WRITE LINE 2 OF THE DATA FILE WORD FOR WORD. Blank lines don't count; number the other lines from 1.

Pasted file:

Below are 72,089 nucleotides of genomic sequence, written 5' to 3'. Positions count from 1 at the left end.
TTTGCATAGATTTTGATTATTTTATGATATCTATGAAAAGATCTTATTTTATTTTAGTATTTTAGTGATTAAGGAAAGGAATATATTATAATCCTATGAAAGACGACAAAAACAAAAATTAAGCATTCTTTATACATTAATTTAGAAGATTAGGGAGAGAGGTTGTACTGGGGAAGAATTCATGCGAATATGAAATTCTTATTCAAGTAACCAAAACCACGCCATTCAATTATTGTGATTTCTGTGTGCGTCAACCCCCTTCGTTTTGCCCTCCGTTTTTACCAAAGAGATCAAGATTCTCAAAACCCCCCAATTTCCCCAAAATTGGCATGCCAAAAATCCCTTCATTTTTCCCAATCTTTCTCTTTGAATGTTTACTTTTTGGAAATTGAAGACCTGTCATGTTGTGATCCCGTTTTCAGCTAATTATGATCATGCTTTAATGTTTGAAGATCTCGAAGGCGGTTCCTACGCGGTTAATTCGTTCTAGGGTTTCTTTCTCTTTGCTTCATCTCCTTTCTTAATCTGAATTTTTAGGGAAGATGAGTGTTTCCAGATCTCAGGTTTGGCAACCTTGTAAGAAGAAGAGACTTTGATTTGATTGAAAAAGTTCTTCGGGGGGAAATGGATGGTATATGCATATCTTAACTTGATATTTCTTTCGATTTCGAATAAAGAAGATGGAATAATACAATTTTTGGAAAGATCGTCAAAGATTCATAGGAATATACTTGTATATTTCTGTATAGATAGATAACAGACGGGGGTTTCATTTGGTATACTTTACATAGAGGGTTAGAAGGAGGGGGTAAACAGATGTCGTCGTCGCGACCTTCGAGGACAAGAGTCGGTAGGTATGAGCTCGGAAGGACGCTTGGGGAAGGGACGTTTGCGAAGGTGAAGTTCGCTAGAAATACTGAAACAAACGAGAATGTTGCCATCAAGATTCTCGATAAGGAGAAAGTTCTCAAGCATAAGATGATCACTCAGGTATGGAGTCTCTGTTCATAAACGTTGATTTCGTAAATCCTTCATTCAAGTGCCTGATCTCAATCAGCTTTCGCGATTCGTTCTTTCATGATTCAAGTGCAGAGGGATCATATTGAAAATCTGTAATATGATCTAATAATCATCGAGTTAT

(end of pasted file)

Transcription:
TTTGCATAGATTTTGATTATTTTATGATATCTATGAAAAGATCTTATTTTATTTTAGTATTTTAGTGATTAAGGAAAGGAATATATTATAATCCTATGAAAGACGACAAAAACAAAAATTAAGCATTCTTTATACATTAATTTAGAAGATTAGGGAGAGAGGTTGTACTGGGGAAGAATTCATGCGAATATGAAATTCTTATTCAAGTAACCAAAACCACGCCATTCAATTATTGTGATTTCTGTGTGCGTCAACCCCCTTCGTTTTGCCCTCCGTTTTTACCAAAGAGATCAAGATTCTCAAAACCCCCCAATTTCCCCAAAATTGGCATGCCAAAAATCCCTTCATTTTTCCCAATCTTTCTCTTTGAATGTTTACTTTTTGGAAATTGAAGACCTGTCATGTTGTGATCCCGTTTTCAGCTAATTATGATCATGCTTTAATGTTTGAAGATCTCGAAGGCGGTTCCTACGCGGTTAATTCGTTCTAGGGTTTCTTTCTCTTTGCTTCATCTCCTTTCTTAATCTGAATTTTTAGGGAAGATGAGTGTTTCCAGATCTCAGGTTTGGCAACCTTGTAAGAAGAAGAGACTTTGATTTGATTGAAAAAGTTCTTCGGGGGGAAATGGATGGTATATGCATATCTTAACTTGATATTTCTTTCGATTTCGAATAAAGAAGATGGAATAATACAATTTTTGGAAAGATCGTCAAAGATTCATAGGAATATACTTGTATATTTCTGTATAGATAGATAACAGACGGGGGTTTCATTTGGTATACTTTACATAGAGGGTTAGAAGGAGGGGGTAAACAGATGTCGTCGTCGCGACCTTCGAGGACAAGAGTCGGTAGGTATGAGCTCGGAAGGACGCTTGGGGAAGGGACGTTTGCGAAGGTGAAGTTCGCTAGAAATACTGAAACAAACGAGAATGTTGCCATCAAGATTCTCGATAAGGAGAAAGTTCTCAAGCATAAGATGATCACTCAGGTATGGAGTCTCTGTTCATAAACGTTGATTTCGTAAATCCTTCATTCAAGTGCCTGATCTCAATCAGCTTTCGCGATTCGTTCTTTCATGATTCAAGTGCAGAGGGATCATATTGAAAATCTGTAATATGATCTAATAATCATCGAGTTAT